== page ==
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Now read the third part of the story. Do you find the ending moving ? Why ?
Leave it to Rake to have the final word. Leave it to Rake to manipulate his players one last time. Neely certainly couldn’t say anything bad about his Coach, not at this moment. From the grave, Rake had apologized. Now he wanted Neely to stand before the town, accept the apology, then add a few warm words of his own.
As he walked slowly among the players, his feet were heavy, his left knee aching more than usual. Without a limp, he stepped onto the small platform and situated himself behind the podium. Then he looked at the crowd, all staring down at him, and he almost fainted.
“I’m Neely Crenshaw,” he managed to say with some certainty. Hearing his voice over the public address calmed him a little. “And I played for Coach Rake from ‘84 to’87.” He looked at his notes again and remembered a lecture from Rake. Fear is inevitable, and it is not always bad. Harness your fear and use it to your advantage. Of course, to Rake that meant sprinting from the locker room onto the field and trying to cripple the first opposing player in sight. Hardly good advice when eloquent words were needed. Staring at the fence again, Neely shrugged and tried to smile and said, “Look, I’m not a judge and I’m not a minister, and I’m not accustomed to speaking before groups. Please be patient with me.”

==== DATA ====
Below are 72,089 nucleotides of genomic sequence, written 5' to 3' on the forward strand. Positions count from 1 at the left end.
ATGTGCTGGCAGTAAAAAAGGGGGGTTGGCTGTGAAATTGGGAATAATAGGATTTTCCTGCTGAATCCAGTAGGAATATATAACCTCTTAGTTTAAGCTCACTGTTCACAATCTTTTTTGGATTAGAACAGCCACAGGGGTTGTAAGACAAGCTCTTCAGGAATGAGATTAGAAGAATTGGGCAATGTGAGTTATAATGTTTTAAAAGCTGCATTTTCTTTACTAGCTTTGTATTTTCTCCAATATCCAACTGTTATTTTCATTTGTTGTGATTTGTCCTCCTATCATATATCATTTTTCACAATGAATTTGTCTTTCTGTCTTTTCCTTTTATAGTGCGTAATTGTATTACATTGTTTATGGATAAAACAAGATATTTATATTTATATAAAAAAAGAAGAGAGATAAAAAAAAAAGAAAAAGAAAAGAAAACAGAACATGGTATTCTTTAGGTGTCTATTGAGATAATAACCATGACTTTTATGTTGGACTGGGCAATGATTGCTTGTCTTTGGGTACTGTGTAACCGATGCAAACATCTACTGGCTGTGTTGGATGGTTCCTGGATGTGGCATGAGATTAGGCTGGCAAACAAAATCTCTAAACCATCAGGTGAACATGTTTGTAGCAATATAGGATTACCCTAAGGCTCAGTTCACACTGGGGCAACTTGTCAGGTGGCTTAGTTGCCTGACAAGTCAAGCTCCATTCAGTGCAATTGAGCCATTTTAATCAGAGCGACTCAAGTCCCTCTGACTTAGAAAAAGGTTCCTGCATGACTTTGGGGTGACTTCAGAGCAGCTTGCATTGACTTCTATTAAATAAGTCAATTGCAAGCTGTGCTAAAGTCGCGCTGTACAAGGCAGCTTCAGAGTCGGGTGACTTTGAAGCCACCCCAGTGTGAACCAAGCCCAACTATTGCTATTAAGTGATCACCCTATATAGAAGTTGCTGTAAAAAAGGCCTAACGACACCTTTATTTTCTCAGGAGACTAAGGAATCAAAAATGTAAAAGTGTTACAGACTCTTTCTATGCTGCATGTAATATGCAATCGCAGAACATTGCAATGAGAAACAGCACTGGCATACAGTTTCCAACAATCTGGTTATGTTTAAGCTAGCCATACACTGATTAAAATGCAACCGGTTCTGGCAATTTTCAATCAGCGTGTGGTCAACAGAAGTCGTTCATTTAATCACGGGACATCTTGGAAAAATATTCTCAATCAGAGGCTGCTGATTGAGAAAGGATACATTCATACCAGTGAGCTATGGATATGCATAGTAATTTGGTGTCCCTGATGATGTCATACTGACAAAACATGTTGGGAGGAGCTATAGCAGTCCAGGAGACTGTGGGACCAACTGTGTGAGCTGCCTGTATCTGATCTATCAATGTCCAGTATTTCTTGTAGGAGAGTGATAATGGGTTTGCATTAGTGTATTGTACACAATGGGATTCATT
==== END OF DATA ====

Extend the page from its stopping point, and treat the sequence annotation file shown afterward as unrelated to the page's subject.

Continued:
The adoring crowd would allow him anything. Fumbling with his notes, he began to read. “The last time I saw Coach Rake was in 1989. I was in the hospital, a few days after surgery, and he sneaked into my room late one night. A nurse came in and told him he would have to leave. Visiting hours were over. He explained, very clearly, that he would leave when he got ready, and not one minute before. She left in a huff.”
Neely glanced up and looked at the players. Lots of smiles. His voice was solid, no cracks. He was surviving.
“I had not spoken to Coach Rake since the ‘87 championship game. Now, I guess everybody knows why. What happened then was a secret that we all buried. We didn’t forget it, because that would’ve been impossible. So we just kept it to ourselves. That night in the hospital I looked up and there was Coach Rake, standing beside my bed, wanting to talk. After a few awkward moments we began to gossip. He pulled a chair close and we talked for a long time. We talked as we had never talked before. Old games, old players, lots of memories of Messina football. We had a few laughs. He wanted to know about my injury. When I told him the doctors were almost certain that I would never play again, his eyes watered and he couldn’t speak for a long time. A promising career was suddenly over, and Rake asked me what I planned to do. I was nineteen years old. I had no idea. He made me promise that I would finish college, a promise that I failed to keep. He finally got around to the championship game, and he apologized for his actions. He made me promise that I would forgive him, another promise I failed to keep. Until now.”
At some point, without realizing it, Neely’s eyes had drifted away from his notes, and away from the chain-link fence. He was looking at the crowd.